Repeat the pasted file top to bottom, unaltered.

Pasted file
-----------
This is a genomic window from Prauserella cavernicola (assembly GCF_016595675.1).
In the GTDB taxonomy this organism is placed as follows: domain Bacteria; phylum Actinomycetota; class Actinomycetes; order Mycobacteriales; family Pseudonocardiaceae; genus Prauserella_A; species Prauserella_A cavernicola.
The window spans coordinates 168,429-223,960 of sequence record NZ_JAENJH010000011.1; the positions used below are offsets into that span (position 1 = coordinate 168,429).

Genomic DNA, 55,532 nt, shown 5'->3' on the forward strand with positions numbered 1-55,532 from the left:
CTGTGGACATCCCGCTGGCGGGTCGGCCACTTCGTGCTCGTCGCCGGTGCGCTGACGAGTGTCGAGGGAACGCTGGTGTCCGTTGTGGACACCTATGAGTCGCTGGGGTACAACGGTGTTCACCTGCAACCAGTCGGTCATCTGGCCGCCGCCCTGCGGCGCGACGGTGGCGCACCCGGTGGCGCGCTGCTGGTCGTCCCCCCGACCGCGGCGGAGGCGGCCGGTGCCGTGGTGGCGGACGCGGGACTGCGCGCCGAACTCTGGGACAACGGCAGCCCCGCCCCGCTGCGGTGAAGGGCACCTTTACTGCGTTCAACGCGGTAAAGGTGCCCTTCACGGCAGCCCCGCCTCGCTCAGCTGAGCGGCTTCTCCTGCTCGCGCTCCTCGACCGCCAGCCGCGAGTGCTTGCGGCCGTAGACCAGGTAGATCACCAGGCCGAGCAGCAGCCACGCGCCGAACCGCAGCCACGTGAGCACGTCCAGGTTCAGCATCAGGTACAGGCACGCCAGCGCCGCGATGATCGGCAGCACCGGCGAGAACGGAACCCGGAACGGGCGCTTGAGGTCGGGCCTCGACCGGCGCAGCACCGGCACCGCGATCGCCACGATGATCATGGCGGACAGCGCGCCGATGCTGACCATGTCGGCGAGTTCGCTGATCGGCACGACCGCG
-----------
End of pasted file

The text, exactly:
This is a genomic window from Prauserella cavernicola (assembly GCF_016595675.1).
In the GTDB taxonomy this organism is placed as follows: domain Bacteria; phylum Actinomycetota; class Actinomycetes; order Mycobacteriales; family Pseudonocardiaceae; genus Prauserella_A; species Prauserella_A cavernicola.
The window spans coordinates 168,429-223,960 of sequence record NZ_JAENJH010000011.1; the positions used below are offsets into that span (position 1 = coordinate 168,429).

Genomic DNA, 55,532 nt, shown 5'->3' on the forward strand with positions numbered 1-55,532 from the left:
CTGTGGACATCCCGCTGGCGGGTCGGCCACTTCGTGCTCGTCGCCGGTGCGCTGACGAGTGTCGAGGGAACGCTGGTGTCCGTTGTGGACACCTATGAGTCGCTGGGGTACAACGGTGTTCACCTGCAACCAGTCGGTCATCTGGCCGCCGCCCTGCGGCGCGACGGTGGCGCACCCGGTGGCGCGCTGCTGGTCGTCCCCCCGACCGCGGCGGAGGCGGCCGGTGCCGTGGTGGCGGACGCGGGACTGCGCGCCGAACTCTGGGACAACGGCAGCCCCGCCCCGCTGCGGTGAAGGGCACCTTTACTGCGTTCAACGCGGTAAAGGTGCCCTTCACGGCAGCCCCGCCTCGCTCAGCTGAGCGGCTTCTCCTGCTCGCGCTCCTCGACCGCCAGCCGCGAGTGCTTGCGGCCGTAGACCAGGTAGATCACCAGGCCGAGCAGCAGCCACGCGCCGAACCGCAGCCACGTGAGCACGTCCAGGTTCAGCATCAGGTACAGGCACGCCAGCGCCGCGATGATCGGCAGCACCGGCGAGAACGGAACCCGGAACGGGCGCTTGAGGTCGGGCCTCGACCGGCGCAGCACCGGCACCGCGATCGCCACGATGATCATGGCGGACAGCGCGCCGATGCTGACCATGTCGGCGAGTTCGCTGATCGGCACGACCGCG